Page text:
How the mighty have fallen. The Assassin's Creed games were once quintessential for every gamer, however, its recent instalments have failed to impress. Syndicate released with one notion: to revive the series for the better. But does it succeed? The answer to that is not clear cut at all.
Starting off with the graphics; anyone who has played last year's Unity will notice that Syndicate looks a bit downgraded. Crowd density has been massively lowered, walkable interiors have been all but removed, minor character details such as clothing, hair and facial textures have been reduced. The overall global illumination looks much less realistic compared to Unity. But despite how beautiful Unity was, it performed disastrously on all platforms. Thus Ubisoft had to tone down some of the more ambitious eye candy to get Syndicate running at a stable condition. This is not to say that Syndicate is a bad looking game. The city of London is rendered in breathtaking fashion from the meticulously detailed vistas of Westminster to the humble residential buildings of Lambeth.
Now on to the gameplay. Syndicate refines the traditional parkour movement mechanics of the AC series and adds the new rope launcher, a device similar to Batman's grappling hook that lets you traverse tall buildings and gaps with ease. The combat is unlike any AC game out there. However, it feels all too familiar. The simplistic button mashing combat of Arkham Knight has made its way to an AC game and it is not a smooth transition. It feels satisfying, at first, but then it gets repetitive to the point where combat feels like a chore. There is an option to stealth through the game but it is so mundane that you're better off just beating everyone up instead. The ability to control gang members to fight alongside you is more or less similar to Assassins that you can call to in the previous games. However their functions are rather limited as you can only command them to wait, follow or fight enemies.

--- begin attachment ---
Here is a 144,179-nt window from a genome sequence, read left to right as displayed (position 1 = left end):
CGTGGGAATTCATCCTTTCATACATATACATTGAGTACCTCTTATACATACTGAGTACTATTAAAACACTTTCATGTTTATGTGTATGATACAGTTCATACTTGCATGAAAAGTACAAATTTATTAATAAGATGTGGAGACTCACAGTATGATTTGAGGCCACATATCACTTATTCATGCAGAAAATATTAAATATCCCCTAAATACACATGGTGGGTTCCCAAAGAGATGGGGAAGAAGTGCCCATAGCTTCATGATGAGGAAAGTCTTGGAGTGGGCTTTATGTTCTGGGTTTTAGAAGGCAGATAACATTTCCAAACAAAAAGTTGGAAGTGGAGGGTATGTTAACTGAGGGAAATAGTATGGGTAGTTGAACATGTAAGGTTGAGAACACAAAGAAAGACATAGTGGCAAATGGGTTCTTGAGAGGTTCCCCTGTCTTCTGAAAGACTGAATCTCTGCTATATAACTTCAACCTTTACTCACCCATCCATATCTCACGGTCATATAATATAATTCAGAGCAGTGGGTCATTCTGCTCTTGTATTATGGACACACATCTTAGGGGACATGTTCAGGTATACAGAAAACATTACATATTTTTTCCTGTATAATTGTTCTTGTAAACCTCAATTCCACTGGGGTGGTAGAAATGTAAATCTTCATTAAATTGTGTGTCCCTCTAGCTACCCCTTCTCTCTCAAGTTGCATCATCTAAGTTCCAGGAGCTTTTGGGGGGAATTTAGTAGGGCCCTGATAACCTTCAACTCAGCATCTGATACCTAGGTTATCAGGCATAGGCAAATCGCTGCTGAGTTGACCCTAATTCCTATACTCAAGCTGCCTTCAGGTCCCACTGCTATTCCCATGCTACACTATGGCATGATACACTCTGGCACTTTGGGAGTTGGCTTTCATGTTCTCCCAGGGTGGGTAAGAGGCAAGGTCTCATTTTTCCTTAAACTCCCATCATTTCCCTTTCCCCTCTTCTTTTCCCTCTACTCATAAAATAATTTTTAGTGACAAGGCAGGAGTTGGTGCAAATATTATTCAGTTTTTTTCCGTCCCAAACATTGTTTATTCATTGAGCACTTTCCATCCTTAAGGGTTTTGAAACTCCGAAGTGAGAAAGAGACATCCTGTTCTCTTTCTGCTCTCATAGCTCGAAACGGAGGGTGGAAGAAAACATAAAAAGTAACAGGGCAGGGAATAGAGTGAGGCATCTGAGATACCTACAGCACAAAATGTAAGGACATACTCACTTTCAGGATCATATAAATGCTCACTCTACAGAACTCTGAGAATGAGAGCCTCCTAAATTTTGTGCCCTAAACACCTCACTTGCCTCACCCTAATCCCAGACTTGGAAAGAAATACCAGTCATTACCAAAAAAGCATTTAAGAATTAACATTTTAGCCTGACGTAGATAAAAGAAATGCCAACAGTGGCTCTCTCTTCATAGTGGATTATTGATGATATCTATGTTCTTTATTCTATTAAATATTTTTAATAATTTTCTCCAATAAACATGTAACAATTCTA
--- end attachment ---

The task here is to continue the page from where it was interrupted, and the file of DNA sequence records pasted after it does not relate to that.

Upgrading your gang members, yourself and the markets is a good way to make the game easier but it doesn’t yield any significant change that makes you feel your investment was well worth it. For the first time ever, there are vehicles in an AC game in the form of carriages. They are a bit sluggish to control but that is justified as they are horse-drawn.
Syndicate brings with the strongest story of any recent AC game; with twin siblings Evie and Jacob Frye as the main protagonists. Despite being family, their personalities are worlds apart; Jacob being the brash, arrogant one while Evie is more patient and calculative. The supporting characters also add a lot of flavour to the main plot. Charles Dickens and Darwin are arguably the best of the bunch bringing along their quirky personalities to serve as comic relief during their side missions.
The industrial revolution is captured rather well as the game displays the plight of the working class being exploited by the people of the upper echelons of society. Child labour, smuggling, and business malpractices run rampant in the Victorian rendition of London.
Syndicate aspires to bring the Assassin's Creed games back to the glory days, a feat which is nigh impossible at this point. While Syndicate is laden with positive aspects, they are not enough to revitalize the series. Perhaps it is time to give the series a break or put it to rest completely.
Shahrukh Ikhtear is a gamer who doesn't rage. A writer who doesn't read. A musician without a teacher. Full time procrastinator. You can reach him on Twitter @sr_ikhtear and email: firstname.lastname@example.org